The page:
# Help recalling theorem

Staff Emeritus
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## Main Question or Discussion Point

This is something of an odd request, I guess.

I have a very foggy recollection of a theorem in some field of applied mathematics - probably information theory. I think it has to do with a seemingly surprising result about the information needed to describe any real in some closed interval compared to the information needed to describe all the reals in that interval.

I can't recall anything more definite about this, and what I've said above may itself be more wrong than right. Hopefully there's just enough correct stuff there to help ring a bell with someone. Does anyone know what I'm rambling about?

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CRGreathouse
Homework Helper
The information needed in both cases is uncountably infinite -- in particular, $$\beth_1:=2^{\aleph_0}.$$

Wouldnt you be able to describe a single real with a sequence that converges to it (which is countable)?

CRGreathouse
Homework Helper
Wouldnt you be able to describe a single real with a sequence that converges to it (which is countable)?
There are $$\beth_1$$ sequences consisting of $$\aleph_0$$ rational numbers. So, you could describe a real number that way, but it wouldn't be countable.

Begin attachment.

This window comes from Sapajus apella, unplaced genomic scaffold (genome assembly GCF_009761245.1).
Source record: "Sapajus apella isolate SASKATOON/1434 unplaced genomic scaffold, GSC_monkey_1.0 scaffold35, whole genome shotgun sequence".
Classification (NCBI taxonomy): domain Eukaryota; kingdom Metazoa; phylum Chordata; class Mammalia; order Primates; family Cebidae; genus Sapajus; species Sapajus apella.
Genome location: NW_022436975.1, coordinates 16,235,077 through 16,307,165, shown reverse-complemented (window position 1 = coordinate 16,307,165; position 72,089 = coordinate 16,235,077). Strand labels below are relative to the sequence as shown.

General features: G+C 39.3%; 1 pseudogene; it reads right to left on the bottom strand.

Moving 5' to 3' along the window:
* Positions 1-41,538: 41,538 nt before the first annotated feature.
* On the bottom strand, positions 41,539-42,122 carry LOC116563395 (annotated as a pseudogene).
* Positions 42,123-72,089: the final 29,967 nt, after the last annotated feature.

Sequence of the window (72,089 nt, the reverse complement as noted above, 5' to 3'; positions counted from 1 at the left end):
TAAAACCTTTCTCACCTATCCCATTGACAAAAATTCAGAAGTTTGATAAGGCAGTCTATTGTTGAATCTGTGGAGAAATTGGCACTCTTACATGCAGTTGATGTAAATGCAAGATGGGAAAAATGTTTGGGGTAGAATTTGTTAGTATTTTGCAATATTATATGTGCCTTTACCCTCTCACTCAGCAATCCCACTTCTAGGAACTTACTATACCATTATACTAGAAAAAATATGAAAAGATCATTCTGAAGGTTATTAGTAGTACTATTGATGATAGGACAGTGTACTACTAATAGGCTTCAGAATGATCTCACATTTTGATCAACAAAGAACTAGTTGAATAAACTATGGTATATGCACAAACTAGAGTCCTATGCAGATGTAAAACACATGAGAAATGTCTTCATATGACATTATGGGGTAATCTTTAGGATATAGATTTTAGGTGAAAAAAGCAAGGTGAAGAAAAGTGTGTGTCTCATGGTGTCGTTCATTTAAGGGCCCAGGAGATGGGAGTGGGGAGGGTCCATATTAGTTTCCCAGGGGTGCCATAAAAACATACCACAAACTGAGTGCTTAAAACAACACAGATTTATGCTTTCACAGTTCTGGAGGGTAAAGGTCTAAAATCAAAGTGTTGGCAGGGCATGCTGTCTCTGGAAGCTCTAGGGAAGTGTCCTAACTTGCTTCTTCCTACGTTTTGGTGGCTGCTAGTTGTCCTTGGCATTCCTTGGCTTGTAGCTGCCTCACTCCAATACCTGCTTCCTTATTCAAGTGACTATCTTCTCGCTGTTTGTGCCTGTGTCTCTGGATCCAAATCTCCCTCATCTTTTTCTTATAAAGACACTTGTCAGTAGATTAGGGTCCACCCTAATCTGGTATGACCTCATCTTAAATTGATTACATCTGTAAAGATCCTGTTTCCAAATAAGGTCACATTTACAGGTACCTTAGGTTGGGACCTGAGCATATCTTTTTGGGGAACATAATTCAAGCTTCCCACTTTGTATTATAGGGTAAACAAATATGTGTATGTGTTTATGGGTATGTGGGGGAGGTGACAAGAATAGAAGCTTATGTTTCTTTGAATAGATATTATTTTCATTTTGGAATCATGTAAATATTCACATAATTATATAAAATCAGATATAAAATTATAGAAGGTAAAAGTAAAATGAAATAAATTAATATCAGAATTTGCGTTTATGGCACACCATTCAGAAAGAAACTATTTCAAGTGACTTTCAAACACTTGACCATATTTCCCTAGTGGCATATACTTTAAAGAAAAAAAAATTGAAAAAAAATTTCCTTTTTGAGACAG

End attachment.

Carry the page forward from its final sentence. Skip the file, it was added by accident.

Staff Emeritus
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Thanks CRG. I was about to ask how you get beth_1 for both cases... but I ought to give it some thought first. Also, this tells me that I probably haven't recalled the theorem correctly.

CRGreathouse
Homework Helper
A closed real interval is of the form $\{x:a\le x\le b\}$ for some real a and b. Thus describing the interval requires only giving two real numbers. Two real numbers can be combined 'for the price of one' in many ways, like interleaving digits:

1.12345 (interleave) 2.24680 = 21.1224364850

Work from the decimal point out, since real numbers can't be infinite.

The second point is only that $$\aleph_0^{\aleph_0}=2^{\aleph_0}:=\beth_1.$$

Also, this tells me that I probably haven't recalled the theorem correctly.
I'm just trying to jog your memory.

CRGreathouse
Of course an arbitrary subset (rather than interval) of the reals has cardinality $$\beth_2=2^{\beth_1}.$$
If the result was information theory, then we're probably looking at the wrong stuff. Information theory usually deals with finite numbers of bits, right? $$2^{2^{\aleph_0}}$$ doesn't strike me as particularly 'applied'.